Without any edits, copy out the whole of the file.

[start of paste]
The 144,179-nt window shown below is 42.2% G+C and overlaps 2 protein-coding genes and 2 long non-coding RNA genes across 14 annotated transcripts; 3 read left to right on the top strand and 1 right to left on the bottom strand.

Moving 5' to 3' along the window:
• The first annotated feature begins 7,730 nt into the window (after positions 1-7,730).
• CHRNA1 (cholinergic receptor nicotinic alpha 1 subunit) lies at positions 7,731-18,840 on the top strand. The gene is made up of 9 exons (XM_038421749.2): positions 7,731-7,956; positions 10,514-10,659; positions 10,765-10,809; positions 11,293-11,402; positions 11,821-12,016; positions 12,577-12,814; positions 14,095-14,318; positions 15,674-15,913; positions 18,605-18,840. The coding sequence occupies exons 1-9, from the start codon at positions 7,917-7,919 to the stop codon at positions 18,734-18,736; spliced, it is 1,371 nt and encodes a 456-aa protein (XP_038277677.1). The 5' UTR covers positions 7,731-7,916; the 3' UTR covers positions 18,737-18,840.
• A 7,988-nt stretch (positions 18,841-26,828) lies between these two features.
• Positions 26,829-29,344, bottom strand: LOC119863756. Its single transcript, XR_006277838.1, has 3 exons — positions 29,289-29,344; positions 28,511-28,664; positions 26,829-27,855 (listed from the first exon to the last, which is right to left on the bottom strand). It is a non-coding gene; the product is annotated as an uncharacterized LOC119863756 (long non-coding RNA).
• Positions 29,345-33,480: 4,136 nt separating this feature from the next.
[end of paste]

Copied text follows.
The 144,179-nt window shown below is 42.2% G+C and overlaps 2 protein-coding genes and 2 long non-coding RNA genes across 14 annotated transcripts; 3 read left to right on the top strand and 1 right to left on the bottom strand.

Moving 5' to 3' along the window:
• The first annotated feature begins 7,730 nt into the window (after positions 1-7,730).
• CHRNA1 (cholinergic receptor nicotinic alpha 1 subunit) lies at positions 7,731-18,840 on the top strand. The gene is made up of 9 exons (XM_038421749.2): positions 7,731-7,956; positions 10,514-10,659; positions 10,765-10,809; positions 11,293-11,402; positions 11,821-12,016; positions 12,577-12,814; positions 14,095-14,318; positions 15,674-15,913; positions 18,605-18,840. The coding sequence occupies exons 1-9, from the start codon at positions 7,917-7,919 to the stop codon at positions 18,734-18,736; spliced, it is 1,371 nt and encodes a 456-aa protein (XP_038277677.1). The 5' UTR covers positions 7,731-7,916; the 3' UTR covers positions 18,737-18,840.
• A 7,988-nt stretch (positions 18,841-26,828) lies between these two features.
• Positions 26,829-29,344, bottom strand: LOC119863756. Its single transcript, XR_006277838.1, has 3 exons — positions 29,289-29,344; positions 28,511-28,664; positions 26,829-27,855 (listed from the first exon to the last, which is right to left on the bottom strand). It is a non-coding gene; the product is annotated as an uncharacterized LOC119863756 (long non-coding RNA).
• Positions 29,345-33,480: 4,136 nt separating this feature from the next.